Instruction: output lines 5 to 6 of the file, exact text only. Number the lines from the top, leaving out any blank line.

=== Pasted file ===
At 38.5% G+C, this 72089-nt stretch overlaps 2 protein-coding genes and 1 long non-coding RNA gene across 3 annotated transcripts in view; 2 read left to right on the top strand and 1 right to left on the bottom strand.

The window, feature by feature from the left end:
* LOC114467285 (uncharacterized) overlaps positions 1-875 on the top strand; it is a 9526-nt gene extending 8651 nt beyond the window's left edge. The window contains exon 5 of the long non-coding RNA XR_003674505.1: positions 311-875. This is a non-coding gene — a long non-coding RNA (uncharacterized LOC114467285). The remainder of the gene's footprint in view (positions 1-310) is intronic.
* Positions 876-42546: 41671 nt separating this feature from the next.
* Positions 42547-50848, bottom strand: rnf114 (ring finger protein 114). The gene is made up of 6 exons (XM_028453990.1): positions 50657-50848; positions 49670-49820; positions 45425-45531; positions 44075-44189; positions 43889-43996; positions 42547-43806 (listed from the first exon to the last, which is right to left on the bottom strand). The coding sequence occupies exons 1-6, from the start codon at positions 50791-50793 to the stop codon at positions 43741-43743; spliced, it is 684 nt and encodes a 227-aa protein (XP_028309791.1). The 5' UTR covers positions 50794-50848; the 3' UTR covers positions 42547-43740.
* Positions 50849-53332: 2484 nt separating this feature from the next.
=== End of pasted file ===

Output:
* Positions 42547-50848, bottom strand: rnf114 (ring finger protein 114). The gene is made up of 6 exons (XM_028453990.1): positions 50657-50848; positions 49670-49820; positions 45425-45531; positions 44075-44189; positions 43889-43996; positions 42547-43806 (listed from the first exon to the last, which is right to left on the bottom strand). The coding sequence occupies exons 1-6, from the start codon at positions 50791-50793 to the stop codon at positions 43741-43743; spliced, it is 684 nt and encodes a 227-aa protein (XP_028309791.1). The 5' UTR covers positions 50794-50848; the 3' UTR covers positions 42547-43740.
* Positions 50849-53332: 2484 nt separating this feature from the next.